These men who have turned the world upside down have come here also, and Jason has received them, and they are all acting against the decrees of Caesar, saying that there is another king, Jesus.

Acts 17: 6, 7

 

What a charge to have brought against you! Condemned for “turning the world upside down”. In more modern terms, they are charged with shaking up the system or with challenging the way that people in power are ruling and the decisions that they are making. So, the people of this town, Thessalonica, want to stand Paul and other followers of Jesus before the magistrates and have their seditious ways dealt with firmly and finally. You see, these Christians are trouble makers. They don’t act like the rest of the people. They proclaim allegiance to a different king. These men and women follow Jesus.

 

Their loyalty to Jesus is more than just an outward expression of submission to power and to enforced rule. The Romans who rule the land can never leave their swords behind, and their soldiers are quick to defend the rights that Caesar, their king, has claimed over the lives of the inhabitants of all lands where they are in power. Jesus is different. He commands that His followers lay down their swords, set aside dominance in humble submission to God, and seek to love the very people who oppose them. In this Christ-centric culture the strong give up their possessions and their position in order to care for the weak and the impoverished. They even do this to take care of the needs of people in far away lands. This sort of self-sacrificing and anti-consumerist life makes no sense. It was as troubling and anti-culture then as it is now.

 

It seems to me that our world is at least as worthy of being turned over as was the one that Paul lived in. There is much that can be done by each of us who know Christ to stand in opposition to the direction that our world is going. We can and should speak up and out for what is true, righteous, and holy. In doing this we need to continually seek God and be committed to listening to His voice as He directs us. Although we can and should care about the course that our nations and their leaders are following, we must also realize that we serve a different and a greater king than any national ruler. We also live in a far greater kingdom than any country can ever become. Our primary loyalty and our principle focus needs to be concentrated on knowing God. We do this by constant prayer, study and submission to His Word, and committed response to following Christ regardless of the cost. Perhaps then, we too can be accused of “turning the world upside down.”

 

 

 

 

It is the glory of God to conceal things,

but the glory of kings is to search things out.

Proverbs 25: 2

 

Personally I haven’t encountered any kings recently; in fact, if you disallow meeting people with titles such as “King of the Winterfest”, I have never actually met a king. This is true in a literal earthly sense. Yet I think I understand what the writer of this proverb was getting at. God is not careless with His wisdom. He knows that many people will simply laugh at the way that He tells us that we should live. It doesn’t seem to gain them any advantage, and it is too hard to maintain through all of the seasons of life. God also knows that we humans have a really hard time appreciating and valuing things which come our way too easily. So, despite the fact that entering into a relationship with God through Christ is quite simple to do, until we recognize our need we usually don’t do anything about it.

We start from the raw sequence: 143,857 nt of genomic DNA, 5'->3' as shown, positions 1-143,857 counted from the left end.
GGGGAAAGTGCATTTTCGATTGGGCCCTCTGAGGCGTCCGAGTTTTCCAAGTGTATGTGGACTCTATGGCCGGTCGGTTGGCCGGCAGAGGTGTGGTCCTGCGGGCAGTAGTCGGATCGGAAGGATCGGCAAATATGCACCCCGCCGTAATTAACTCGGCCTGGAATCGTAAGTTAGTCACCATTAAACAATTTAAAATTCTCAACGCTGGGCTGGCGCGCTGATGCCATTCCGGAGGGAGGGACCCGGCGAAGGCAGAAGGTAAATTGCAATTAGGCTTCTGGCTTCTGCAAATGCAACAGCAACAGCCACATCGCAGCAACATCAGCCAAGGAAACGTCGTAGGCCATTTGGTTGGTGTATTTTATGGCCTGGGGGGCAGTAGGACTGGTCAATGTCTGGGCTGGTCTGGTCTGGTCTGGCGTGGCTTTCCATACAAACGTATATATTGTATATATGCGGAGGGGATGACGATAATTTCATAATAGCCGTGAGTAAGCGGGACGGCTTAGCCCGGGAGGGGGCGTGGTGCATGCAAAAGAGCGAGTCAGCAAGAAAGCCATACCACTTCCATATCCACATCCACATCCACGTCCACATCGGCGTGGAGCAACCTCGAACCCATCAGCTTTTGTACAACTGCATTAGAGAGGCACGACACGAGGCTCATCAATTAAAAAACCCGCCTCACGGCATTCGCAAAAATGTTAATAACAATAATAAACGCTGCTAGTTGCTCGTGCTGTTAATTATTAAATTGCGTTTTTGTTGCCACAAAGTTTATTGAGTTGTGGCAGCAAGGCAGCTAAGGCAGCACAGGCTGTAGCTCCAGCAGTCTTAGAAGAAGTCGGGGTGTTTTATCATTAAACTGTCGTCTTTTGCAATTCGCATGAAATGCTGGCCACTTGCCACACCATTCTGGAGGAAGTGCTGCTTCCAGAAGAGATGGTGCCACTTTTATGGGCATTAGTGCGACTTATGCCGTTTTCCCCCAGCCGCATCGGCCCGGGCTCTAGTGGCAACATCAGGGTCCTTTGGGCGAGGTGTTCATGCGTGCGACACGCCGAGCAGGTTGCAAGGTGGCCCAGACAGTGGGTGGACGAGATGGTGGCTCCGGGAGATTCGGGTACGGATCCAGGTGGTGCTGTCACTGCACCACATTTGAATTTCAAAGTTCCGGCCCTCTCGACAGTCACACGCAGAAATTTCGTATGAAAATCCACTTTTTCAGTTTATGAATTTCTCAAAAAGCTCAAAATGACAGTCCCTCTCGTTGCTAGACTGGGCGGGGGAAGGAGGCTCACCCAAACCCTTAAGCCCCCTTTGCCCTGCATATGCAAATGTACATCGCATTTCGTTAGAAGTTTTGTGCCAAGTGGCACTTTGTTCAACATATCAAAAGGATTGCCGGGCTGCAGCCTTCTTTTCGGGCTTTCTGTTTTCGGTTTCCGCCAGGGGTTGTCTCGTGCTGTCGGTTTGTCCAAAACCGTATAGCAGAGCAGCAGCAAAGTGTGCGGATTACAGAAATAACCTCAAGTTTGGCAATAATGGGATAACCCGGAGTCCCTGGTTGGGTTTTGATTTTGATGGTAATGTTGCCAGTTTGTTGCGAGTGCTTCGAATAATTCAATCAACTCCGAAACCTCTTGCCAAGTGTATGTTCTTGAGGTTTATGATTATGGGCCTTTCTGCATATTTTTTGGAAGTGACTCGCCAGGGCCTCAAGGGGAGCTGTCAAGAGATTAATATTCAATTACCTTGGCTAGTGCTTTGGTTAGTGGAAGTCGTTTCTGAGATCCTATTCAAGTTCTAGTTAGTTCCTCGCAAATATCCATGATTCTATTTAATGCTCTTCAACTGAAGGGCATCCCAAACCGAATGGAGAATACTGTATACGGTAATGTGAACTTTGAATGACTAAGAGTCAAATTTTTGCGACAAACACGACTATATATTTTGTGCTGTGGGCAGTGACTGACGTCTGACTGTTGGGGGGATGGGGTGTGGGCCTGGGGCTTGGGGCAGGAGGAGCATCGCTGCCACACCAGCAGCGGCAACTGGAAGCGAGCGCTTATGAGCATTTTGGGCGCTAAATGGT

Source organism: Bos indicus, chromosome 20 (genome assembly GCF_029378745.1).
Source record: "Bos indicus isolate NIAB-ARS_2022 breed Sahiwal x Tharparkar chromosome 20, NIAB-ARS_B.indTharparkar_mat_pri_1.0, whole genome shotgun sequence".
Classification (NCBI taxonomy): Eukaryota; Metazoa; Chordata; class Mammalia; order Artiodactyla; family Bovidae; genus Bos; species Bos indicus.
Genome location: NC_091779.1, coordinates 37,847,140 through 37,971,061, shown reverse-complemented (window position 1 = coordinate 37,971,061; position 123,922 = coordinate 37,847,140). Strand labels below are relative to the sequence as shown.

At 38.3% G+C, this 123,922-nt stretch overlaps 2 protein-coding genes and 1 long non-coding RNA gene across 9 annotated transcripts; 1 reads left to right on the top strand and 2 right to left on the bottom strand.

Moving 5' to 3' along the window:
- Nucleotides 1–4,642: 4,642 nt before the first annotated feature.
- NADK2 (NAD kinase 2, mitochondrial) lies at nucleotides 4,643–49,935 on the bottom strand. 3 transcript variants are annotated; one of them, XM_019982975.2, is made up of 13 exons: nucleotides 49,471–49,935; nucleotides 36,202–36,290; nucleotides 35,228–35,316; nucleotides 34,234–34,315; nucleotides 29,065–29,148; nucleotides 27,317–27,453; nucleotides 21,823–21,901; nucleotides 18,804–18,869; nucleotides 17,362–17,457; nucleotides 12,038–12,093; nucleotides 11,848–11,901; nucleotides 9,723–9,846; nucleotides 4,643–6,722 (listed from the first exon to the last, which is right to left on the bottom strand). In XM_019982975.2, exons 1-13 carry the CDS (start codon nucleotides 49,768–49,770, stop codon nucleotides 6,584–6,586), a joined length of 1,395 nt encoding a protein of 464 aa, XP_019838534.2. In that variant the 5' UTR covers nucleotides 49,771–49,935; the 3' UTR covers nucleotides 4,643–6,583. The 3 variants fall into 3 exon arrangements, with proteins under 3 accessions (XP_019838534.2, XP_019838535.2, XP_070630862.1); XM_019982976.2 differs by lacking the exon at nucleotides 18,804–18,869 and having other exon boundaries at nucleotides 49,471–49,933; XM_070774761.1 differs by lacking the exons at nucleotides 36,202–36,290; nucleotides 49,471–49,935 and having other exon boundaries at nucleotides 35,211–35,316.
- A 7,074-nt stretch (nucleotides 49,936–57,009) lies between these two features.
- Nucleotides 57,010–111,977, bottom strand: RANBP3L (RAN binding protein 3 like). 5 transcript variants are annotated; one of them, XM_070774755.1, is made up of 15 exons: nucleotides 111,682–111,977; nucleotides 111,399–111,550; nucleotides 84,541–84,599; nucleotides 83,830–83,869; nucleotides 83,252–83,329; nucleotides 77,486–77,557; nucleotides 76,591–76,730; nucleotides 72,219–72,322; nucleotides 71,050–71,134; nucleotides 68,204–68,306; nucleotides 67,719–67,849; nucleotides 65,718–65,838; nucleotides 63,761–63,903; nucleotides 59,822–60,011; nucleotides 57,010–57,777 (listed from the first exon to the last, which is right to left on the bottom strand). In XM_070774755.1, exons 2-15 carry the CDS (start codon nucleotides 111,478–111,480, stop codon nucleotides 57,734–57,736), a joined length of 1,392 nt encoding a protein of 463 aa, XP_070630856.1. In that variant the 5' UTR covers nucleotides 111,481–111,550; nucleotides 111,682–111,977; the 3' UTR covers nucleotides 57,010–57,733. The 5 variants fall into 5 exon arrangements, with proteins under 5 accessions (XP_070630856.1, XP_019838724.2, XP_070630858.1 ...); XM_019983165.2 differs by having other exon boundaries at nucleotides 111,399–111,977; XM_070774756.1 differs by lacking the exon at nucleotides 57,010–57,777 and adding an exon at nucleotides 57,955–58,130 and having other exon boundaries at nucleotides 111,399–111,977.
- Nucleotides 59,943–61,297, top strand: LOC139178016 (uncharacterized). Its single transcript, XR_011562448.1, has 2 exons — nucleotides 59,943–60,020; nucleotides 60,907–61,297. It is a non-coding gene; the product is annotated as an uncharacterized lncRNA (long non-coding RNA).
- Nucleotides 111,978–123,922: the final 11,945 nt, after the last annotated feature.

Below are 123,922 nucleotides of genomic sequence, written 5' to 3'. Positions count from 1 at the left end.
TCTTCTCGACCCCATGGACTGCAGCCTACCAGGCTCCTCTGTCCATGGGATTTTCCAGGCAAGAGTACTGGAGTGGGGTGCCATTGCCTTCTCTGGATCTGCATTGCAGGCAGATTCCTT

Yet God, the one True King, finds glory in the hiddenness of His truth. When people want to know how to live in a manner that is sustainably uplifting and that brings peace into our world, we need to search into the deeply concealed places. In effect we need to go mining for gold. We must work hard and dig deep while watching closely for the signs of hidden treasure and listening to the voice of God as He leads the search. God is glorified when people listen attentively to Him and follow His way of living closely. When we choose to make God the ruler of our lives and live with praise for His loving grace on our lips, we bring knowledge of Him to our land.

 

We become like the kings that God wants to ordain to rule when we search out His wisdom and choose to follow it. That doesn’t mean that we have the power to tell others what to do and how to live. We gain no control or status over others by following God. In fact, like Christ, we need to give away our positions of safety and might and accept humble submission to God as our new normal. Yet this is exactly what God seeks in an earthly king. He wants to bring us into His glory by showing us His truth and by equipping and empowering us to do His will. There is no greater mark of God’s ordination on an earthly ruler than to have that person bring justice and righteousness to others. God commissioned humanity to take dominion, to rule, over a broken world. He sends each of us into that world to bring the glory of His image to all of it that we touch.